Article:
9 August 2013 vol 341, issue 6146, pages 585-688
Gain-of-Function Experiments on H7N9
Science 9 August 2013:
Vol. 341 no. 6146 pp. 612-613
The A(H7N9) virus hemagglutinin protein has several motifs that are characteristic of mammalian-adapted and human influenza viruses, including mutations that confer human-type receptor-binding and enhanced virus replication in mammals. The pandemic risk rises exponentially should these viruses acquire the ability to transmit readily among humans.
Reports indicate that several A(H7N9) viruses from patients who were undergoing antiviral treatment acquired resistance to the primary medical countermeasure—neuraminidase inhibitors (such as oseltamivir, peramivir, and zanamivir). Acquisition of resistance to these inhibitors by A(H7N9) viruses could increase the risk of serious outcomes of A(H7N9) virus infections.
The hemagglutinin proteins of A(H7N9) viruses have a cleavage site consistent with a low-pathogenic phenotype in birds; in the past, highly pathogenic H7 variants (with basic amino acid insertions at the cleavage site that enable the spread of the virus to internal organs) have emerged from populations of low pathogenic strains circulating in domestic gallinaceous poultry.
Normally, epidemiological studies and characterization of viruses from field isolates are used to inform policy decisions regarding public health responses to a potential pandemic. However, classical epidemiological tracking does not give public health authorities the time they need to mount an effective response to mitigate the effects of a pandemic virus. To provide information that can assist surveillance activities—thus enabling appropriate public health preparations to be initiated before a pandemic—experiments that may result in GOF are critical.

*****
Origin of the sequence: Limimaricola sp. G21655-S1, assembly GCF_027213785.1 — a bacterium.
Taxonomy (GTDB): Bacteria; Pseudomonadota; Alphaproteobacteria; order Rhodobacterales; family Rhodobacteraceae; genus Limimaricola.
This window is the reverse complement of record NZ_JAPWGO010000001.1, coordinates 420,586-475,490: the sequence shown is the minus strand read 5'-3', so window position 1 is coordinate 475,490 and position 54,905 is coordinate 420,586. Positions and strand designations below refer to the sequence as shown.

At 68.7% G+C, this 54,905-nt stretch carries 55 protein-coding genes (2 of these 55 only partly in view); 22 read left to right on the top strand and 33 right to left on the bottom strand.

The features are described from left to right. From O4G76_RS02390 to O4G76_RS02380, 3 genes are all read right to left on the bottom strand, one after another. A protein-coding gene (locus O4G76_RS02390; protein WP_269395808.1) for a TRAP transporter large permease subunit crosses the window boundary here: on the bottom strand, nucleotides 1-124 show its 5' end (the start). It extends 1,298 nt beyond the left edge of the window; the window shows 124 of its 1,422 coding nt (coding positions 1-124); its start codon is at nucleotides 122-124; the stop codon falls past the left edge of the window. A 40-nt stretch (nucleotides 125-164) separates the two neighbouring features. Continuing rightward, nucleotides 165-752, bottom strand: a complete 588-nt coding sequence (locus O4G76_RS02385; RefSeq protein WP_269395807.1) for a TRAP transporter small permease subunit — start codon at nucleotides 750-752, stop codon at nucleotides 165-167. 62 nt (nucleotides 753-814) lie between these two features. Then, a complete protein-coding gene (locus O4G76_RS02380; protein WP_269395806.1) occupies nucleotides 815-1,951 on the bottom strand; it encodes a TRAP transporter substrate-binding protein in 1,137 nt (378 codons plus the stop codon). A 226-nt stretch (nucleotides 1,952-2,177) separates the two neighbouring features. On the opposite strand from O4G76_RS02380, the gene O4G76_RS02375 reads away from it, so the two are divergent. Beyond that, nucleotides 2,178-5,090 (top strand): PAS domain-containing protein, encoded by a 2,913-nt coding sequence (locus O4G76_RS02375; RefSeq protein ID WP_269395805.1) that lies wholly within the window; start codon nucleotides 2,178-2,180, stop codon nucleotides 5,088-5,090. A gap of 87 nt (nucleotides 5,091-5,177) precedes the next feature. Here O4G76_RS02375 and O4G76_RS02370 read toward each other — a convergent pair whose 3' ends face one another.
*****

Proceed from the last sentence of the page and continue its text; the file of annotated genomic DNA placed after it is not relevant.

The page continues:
Therefore, after review and approval, we propose to perform the following experiments that may result in GOF:
(i) Immunogenicity. To develop more effective vaccines and determine whether genetic changes that confer altered virulence, host range, or transmissibility also change antigenicity.
(ii) Adaptation. To assist with risk assessment of the pandemic potential of field strains and evaluate the potential of A(H7N9) viruses to become better adapted to mammals, including determining the ability of these viruses to reassort with other circulating influenza strains.
(iii) Drug resistance. To assess the potential for drug resistance to emerge in circulating viruses, evaluate the genetic stability of the mutations conferring drug resistance, evaluate the efficacy of combination therapy with antiviral therapeutics, determine whether the A(H7N9) viruses could become resistant to available antiviral drugs, and identify potential resistance mutations that should be monitored during antiviral treatment.